Mobile communications has taken over the world. That’s clear if you just look around at what most people are doing at any public event, or within your own household. The point that wireless communications is center stage was crystal clear at the recent Mobile World Congress, where companies like Ericsson and Samsung (News - Alert) spent a fortune on their massive exhibit spaces with attractive furnishings and extensive culinary spreads.
And did I mention the food in Ericsson’s (News - Alert) booth?
But I digress.
The point of this column is to talk about views and forecasts for mobile and to point out some of the recent developments in this arena.
New data on the wireless space from the GSMA (News - Alert) and A.T. Kearney, which recently released a report called “The Mobile Economy 2013”, puts the number of worldwide mobile subscribers at 3.2 billion, meaning nearly half of the people on the planet now use mobile communications. And that number continues to grow, with the expectation that
700 million subscribers will come aboard by 2017, meaning there will be 4 billion mobile subscribers in 2018.
Here are a few other stats from the report:
· At the end of 2012, there were 6.8 billion mobile connections worldwide.
· That figure expected to grow to 9.7 billion by the end of 2017.
· Mobile broadband accounted for 1.6 billion of these connections in 2012.
· That is expected to increase to 5.1 billion in 2017.
“Mobile is a vibrant and evolving industry at the heart of everyday life for billions of people around the world,” says Anne Bouverot, director general of the GSMA. “Mobile has gone beyond being a mere communications tool to one that provides life-enhancing, and in some cases life-saving, services to men, women and children.”
Mobile is also a key driver of the economy. According to the report, mobile ecosystem revenues are $1.6 trillion, or 2.2 percent of the global gross domestic product.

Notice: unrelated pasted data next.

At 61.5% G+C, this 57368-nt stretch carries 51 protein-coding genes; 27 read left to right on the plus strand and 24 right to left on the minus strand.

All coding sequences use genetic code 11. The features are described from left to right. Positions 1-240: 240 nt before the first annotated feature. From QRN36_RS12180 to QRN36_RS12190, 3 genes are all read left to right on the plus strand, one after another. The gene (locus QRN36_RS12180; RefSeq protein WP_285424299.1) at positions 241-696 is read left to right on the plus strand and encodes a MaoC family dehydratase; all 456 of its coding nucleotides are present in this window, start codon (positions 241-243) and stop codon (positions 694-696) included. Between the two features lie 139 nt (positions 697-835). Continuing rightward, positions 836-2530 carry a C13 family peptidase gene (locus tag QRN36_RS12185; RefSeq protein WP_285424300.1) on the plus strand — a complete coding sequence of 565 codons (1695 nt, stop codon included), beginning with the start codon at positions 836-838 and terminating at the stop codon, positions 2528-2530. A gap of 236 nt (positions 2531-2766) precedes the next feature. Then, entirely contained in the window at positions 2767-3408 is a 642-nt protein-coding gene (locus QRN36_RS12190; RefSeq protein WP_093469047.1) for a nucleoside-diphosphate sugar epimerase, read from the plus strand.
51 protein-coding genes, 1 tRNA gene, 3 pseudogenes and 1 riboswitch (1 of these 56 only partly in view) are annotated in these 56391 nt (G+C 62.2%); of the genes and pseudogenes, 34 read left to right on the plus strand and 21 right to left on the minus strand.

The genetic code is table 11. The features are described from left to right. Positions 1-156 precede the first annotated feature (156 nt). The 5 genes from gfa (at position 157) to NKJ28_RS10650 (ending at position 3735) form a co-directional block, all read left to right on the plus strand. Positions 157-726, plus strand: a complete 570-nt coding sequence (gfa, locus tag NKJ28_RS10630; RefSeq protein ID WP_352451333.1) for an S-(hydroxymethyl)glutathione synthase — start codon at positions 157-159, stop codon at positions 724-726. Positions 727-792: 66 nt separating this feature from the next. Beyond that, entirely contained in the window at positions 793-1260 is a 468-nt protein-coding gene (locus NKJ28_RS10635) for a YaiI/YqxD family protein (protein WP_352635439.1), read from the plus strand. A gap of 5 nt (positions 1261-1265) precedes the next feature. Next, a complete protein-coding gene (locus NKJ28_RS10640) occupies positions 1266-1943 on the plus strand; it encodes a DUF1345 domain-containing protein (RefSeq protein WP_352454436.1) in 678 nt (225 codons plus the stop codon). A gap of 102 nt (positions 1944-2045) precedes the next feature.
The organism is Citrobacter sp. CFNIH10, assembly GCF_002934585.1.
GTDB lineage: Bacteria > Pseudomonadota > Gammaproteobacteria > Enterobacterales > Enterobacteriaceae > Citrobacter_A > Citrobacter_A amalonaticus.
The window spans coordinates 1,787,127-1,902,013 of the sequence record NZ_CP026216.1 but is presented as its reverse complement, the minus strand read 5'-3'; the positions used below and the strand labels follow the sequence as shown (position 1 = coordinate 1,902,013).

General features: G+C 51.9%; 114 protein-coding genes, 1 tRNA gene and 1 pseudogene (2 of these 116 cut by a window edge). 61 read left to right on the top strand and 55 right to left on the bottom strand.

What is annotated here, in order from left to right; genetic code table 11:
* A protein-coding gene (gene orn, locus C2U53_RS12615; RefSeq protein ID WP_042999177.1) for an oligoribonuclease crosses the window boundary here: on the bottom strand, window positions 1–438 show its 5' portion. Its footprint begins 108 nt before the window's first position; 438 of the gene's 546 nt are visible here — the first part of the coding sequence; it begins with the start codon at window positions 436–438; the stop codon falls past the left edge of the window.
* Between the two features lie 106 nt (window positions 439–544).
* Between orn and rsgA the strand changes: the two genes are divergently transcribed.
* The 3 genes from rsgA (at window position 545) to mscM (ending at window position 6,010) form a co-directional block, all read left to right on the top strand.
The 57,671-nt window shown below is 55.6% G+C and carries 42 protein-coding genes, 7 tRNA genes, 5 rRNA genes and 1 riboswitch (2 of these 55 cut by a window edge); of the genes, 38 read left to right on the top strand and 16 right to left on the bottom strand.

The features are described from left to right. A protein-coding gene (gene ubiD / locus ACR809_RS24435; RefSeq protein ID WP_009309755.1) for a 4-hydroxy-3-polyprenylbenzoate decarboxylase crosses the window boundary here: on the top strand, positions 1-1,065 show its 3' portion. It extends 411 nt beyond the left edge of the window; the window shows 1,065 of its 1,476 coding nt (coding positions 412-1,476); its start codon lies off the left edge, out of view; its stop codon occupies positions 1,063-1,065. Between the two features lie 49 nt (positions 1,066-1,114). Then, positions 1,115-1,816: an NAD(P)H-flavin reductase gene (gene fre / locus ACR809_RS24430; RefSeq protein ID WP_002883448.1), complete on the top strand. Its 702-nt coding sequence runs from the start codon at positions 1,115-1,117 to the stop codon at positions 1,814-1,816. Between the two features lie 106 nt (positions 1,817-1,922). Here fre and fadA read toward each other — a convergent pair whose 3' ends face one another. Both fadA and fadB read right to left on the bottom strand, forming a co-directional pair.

And in 2017 companies in the mobile ecosystem area expected to employ nearly 10 million people globally.
“The mobile industry’s economic impact reaches far beyond its already-impressive $1.6 trillion in revenues, to boost individual well-being, corporate productivity and government funding,” notes Mark Page, leader of A.T. Kearney’s Communications, Media and Technology practice and co-author of the report. “As the market expands with the spread of smartphones, 4G networks and innovative applications across the globe, the challenge for mobile operators is to stake their claim to a share of the associated revenue growth. Cross-industry initiatives … will be essential to operators in ensuring a central position in the mobile ecosystem value chain.”
Some other particularly interesting data points on the mobile front come from research and consulting giant Accenture (News - Alert), which recently released The Accenture 2013 CIO Mobility Survey.
The survey indicates that most (79 percent) CIOs believe mobility will generate significant sources of new revenue for their businesses, and most expect to invest 31 to 40 percent of their discretionary budgets to achieve that goal. That’s up from 19 percent of CIOs surveyed by Accenture in 2012. The current survey also reveals that 84 percent of the CIOs interviewed believe mobility will significantly improve interactions between their companies and their customers.
Here are a few other data bullets from the 2013 survey:
· 46 percent of CIOs plan to make workflow changes to better incorporate mobility in the year ahead;
· 73 percent believe mobility will impact their business as much or more than the web revolution of the late 90s;
· 58 percent of CIOs work for organizations that have a moderately developed formal mobile strategy;
· and 23 percent have an extensively-developed formal mobile strategy.
“It’s encouraging that companies are embracing the importance of mobility but they need to go further by identifying the top areas for mobile deployment,” says Jin Lee, senior managing director of Accenture Mobility. “In particular they should look at areas that will grow, such as connected devices, and conduct a ‘gap analysis’ to determine how to catch up, or even better, get ahead of the curve. Other critical considerations include investments, budget allocation, re-training staff, hiring mobile expertise, and leveraging external experts to help develop or implement mobility strategies.”
Edited by Stefania Viscusi